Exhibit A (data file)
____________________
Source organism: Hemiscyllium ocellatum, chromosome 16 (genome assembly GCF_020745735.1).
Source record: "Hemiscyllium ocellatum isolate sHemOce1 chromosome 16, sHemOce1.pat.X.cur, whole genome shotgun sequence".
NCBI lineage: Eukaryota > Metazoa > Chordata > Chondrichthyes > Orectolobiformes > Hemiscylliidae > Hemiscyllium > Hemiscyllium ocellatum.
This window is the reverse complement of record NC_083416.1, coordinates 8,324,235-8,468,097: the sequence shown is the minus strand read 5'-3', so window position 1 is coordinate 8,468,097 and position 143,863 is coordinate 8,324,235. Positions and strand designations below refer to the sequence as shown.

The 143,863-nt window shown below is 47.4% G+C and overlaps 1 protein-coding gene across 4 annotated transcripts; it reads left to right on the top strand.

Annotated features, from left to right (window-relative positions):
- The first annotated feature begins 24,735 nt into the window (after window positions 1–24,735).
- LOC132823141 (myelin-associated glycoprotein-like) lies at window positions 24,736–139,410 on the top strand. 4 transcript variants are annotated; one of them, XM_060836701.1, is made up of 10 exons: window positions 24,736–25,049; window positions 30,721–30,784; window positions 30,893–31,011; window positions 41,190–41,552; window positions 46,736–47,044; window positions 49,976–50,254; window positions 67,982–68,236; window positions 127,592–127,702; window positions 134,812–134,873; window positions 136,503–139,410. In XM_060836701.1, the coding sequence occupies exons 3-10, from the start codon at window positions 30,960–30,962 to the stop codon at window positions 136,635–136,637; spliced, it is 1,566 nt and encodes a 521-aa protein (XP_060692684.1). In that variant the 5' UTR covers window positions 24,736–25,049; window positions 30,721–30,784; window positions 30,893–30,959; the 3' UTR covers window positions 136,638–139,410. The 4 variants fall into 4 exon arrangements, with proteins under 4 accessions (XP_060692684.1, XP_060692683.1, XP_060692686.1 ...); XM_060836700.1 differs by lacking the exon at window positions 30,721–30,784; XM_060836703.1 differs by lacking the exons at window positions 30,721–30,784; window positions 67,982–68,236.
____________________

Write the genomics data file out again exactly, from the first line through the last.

Source organism: Hemiscyllium ocellatum, chromosome 16 (genome assembly GCF_020745735.1).
Source record: "Hemiscyllium ocellatum isolate sHemOce1 chromosome 16, sHemOce1.pat.X.cur, whole genome shotgun sequence".
NCBI lineage: Eukaryota > Metazoa > Chordata > Chondrichthyes > Orectolobiformes > Hemiscylliidae > Hemiscyllium > Hemiscyllium ocellatum.
This window is the reverse complement of record NC_083416.1, coordinates 8,324,235-8,468,097: the sequence shown is the minus strand read 5'-3', so window position 1 is coordinate 8,468,097 and position 143,863 is coordinate 8,324,235. Positions and strand designations below refer to the sequence as shown.

The 143,863-nt window shown below is 47.4% G+C and overlaps 1 protein-coding gene across 4 annotated transcripts; it reads left to right on the top strand.

Annotated features, from left to right (window-relative positions):
- The first annotated feature begins 24,735 nt into the window (after window positions 1–24,735).
- LOC132823141 (myelin-associated glycoprotein-like) lies at window positions 24,736–139,410 on the top strand. 4 transcript variants are annotated; one of them, XM_060836701.1, is made up of 10 exons: window positions 24,736–25,049; window positions 30,721–30,784; window positions 30,893–31,011; window positions 41,190–41,552; window positions 46,736–47,044; window positions 49,976–50,254; window positions 67,982–68,236; window positions 127,592–127,702; window positions 134,812–134,873; window positions 136,503–139,410. In XM_060836701.1, the coding sequence occupies exons 3-10, from the start codon at window positions 30,960–30,962 to the stop codon at window positions 136,635–136,637; spliced, it is 1,566 nt and encodes a 521-aa protein (XP_060692684.1). In that variant the 5' UTR covers window positions 24,736–25,049; window positions 30,721–30,784; window positions 30,893–30,959; the 3' UTR covers window positions 136,638–139,410. The 4 variants fall into 4 exon arrangements, with proteins under 4 accessions (XP_060692684.1, XP_060692683.1, XP_060692686.1 ...); XM_060836700.1 differs by lacking the exon at window positions 30,721–30,784; XM_060836703.1 differs by lacking the exons at window positions 30,721–30,784; window positions 67,982–68,236.